Sport & Auto
- About Future
- Digital Future
- Cookies Policy
- Terms & Conditions
- Investor Relations
- Contact Future
What happens in Vegas… we share
Aero-vent balance, MIPS and bright shells all trending updwards
Patriotic paint, progressive features and prototype Zipp wheels
From new-school Assos to old-school Italian to a new custom SpeedShop Program
Ian Stannard gets a push after a wheel change
British road champion wants to shine in northern classics
Ian Stanndard is a formidable figure in the professional peloton. At 189cm and 83kg, the powerful rider has been one of the hardest working domestiques on the Sky Procycling team this season. He completed more than 90 days of racing with two Grand Tours and while he relished working for his teammates, he wants to be give his own opportunities in the coming season - with the cobbled Classics one of his biggest objectives.
Stannard begun his season early in the year at Tour of Qatar and notched his first top-10 of the year in stage 4. He then rode some of the opening semi-Classics where he assisted 2013 Vacansoleil-DCM signing Juan Antonio Flecha to third-place at Omloop Het Nieuwsblad and victory by Mark Cavendish at Kuurne-Brussel-Kuurne, who will join Omega Pharma-QuickStep next year.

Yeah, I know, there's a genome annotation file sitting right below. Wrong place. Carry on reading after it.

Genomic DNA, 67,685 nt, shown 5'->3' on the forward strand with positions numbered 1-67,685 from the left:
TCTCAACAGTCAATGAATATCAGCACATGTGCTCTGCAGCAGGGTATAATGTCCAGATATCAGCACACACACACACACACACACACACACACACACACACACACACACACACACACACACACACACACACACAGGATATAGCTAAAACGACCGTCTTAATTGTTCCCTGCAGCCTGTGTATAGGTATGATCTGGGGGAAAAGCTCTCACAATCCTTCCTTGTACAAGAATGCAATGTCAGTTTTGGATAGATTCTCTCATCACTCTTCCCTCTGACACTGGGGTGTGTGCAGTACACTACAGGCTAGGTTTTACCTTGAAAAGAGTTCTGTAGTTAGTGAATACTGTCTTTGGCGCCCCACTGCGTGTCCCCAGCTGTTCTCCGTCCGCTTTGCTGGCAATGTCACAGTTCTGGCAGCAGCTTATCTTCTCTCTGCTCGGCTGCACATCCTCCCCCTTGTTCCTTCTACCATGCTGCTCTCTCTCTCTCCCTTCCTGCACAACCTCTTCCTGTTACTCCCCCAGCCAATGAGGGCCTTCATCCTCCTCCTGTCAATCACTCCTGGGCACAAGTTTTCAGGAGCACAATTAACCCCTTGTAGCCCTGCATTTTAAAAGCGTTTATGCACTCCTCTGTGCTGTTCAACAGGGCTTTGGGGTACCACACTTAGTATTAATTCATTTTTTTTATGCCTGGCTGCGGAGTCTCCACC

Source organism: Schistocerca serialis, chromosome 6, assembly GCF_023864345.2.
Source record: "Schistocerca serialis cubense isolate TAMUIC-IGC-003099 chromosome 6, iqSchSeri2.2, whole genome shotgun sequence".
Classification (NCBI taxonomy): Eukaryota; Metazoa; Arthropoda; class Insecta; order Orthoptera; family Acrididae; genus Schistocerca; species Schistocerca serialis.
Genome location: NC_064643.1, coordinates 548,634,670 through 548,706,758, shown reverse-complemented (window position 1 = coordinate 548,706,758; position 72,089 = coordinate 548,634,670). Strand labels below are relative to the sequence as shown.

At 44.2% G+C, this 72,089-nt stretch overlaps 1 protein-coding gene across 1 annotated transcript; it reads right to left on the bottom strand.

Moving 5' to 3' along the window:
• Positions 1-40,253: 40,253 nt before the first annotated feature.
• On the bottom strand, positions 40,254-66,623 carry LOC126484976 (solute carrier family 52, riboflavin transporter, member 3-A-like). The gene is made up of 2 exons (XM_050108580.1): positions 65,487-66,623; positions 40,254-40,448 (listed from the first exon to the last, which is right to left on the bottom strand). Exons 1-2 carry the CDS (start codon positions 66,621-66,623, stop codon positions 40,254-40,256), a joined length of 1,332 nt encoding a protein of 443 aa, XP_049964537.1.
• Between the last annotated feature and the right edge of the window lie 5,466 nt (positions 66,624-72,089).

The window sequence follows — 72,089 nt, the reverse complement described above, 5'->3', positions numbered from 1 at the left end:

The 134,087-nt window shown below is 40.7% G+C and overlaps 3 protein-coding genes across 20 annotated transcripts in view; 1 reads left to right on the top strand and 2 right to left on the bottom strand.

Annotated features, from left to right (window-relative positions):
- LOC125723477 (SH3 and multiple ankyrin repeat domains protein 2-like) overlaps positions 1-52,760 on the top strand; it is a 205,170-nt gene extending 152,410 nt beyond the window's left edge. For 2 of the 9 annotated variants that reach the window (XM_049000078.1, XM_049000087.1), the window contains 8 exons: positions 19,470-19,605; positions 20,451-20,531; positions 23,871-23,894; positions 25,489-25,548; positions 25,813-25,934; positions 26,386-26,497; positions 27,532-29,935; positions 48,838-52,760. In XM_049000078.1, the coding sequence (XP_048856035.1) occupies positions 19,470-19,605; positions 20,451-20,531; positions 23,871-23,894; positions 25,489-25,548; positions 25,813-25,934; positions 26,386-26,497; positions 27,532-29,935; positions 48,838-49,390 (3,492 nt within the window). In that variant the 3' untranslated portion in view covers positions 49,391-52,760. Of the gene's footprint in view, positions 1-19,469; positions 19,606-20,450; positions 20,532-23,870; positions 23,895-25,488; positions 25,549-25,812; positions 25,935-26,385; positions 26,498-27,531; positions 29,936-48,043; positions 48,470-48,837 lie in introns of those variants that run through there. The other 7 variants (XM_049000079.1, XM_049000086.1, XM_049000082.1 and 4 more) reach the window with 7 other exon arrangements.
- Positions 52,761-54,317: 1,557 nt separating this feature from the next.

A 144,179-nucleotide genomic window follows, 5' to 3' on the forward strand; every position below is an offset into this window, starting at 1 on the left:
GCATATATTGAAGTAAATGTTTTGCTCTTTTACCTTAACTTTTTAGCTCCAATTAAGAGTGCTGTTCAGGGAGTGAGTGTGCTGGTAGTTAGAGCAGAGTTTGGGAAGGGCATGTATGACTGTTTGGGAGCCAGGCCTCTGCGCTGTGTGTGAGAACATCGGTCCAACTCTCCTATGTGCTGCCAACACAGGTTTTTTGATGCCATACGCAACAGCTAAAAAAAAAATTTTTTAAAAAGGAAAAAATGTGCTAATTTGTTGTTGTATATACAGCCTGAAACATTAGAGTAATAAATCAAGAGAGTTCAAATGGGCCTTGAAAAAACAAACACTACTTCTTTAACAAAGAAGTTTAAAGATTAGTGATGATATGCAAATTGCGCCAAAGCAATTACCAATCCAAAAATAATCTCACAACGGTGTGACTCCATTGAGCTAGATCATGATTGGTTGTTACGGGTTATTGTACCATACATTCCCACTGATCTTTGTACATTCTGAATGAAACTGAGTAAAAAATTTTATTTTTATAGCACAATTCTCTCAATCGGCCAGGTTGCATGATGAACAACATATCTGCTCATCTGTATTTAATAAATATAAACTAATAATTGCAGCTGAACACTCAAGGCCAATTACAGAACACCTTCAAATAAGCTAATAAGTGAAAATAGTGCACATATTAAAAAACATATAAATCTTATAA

His spring Classics campaign was done at the service of others and after riding the Giro d’Italia he rode to a solo win at the British road national championships. It was his only win of the year but it was an important one and it signaled his ability to close the deal when given the chance. Stannard won a stage at Tour of Austria in 2011 and also finished 4th at Paris-Tours but the national championships is his biggest victory to date.
"It’s one of the most iconic jerseys out there with a very rich history, so it’s cool to be wearing it and I definitely want to do it justice," he said to Team Sky.
"G [Geraint Thomas] and Bradley [Wiggins] have both done some pretty amazing stuff in it over the last few years so hopefully I can follow suit next season," he said.
With Stanard entering his fourth year with the British-registered team, the rider who will turn 26 next year feels he’s reached a level necessary to be given a shot at leading at cobbled races including Paris-Roubaix and Tour of Flanders. With such a strong team for the northern Classics however, Stanndard understands that assuming a captain role will be no easy task and that his team must learn from its past tactical errors.
"The Classics are always big races for me, and now that [Juan Antonio] Flecha is moving on to pastures new I’d like to step up and try to exceed the results he’s got for us over the last three seasons by winning one of these big one-day races," Stannard said.
"I’m sure guys like Eddy [Boasson Hagen] and G will have similar ambitions though and they’re both equally capable of doing it, as are guys like Mat Hayman and Bernie Eisel.
"Tactically, I think we need to be a bit smarter than we have been in the past. Teams have expected us to take these races on, and we have sometimes done that too early. We’ve learnt a lot from those experiences though and I’m sure we’ll be a more formidable force next time around," he said.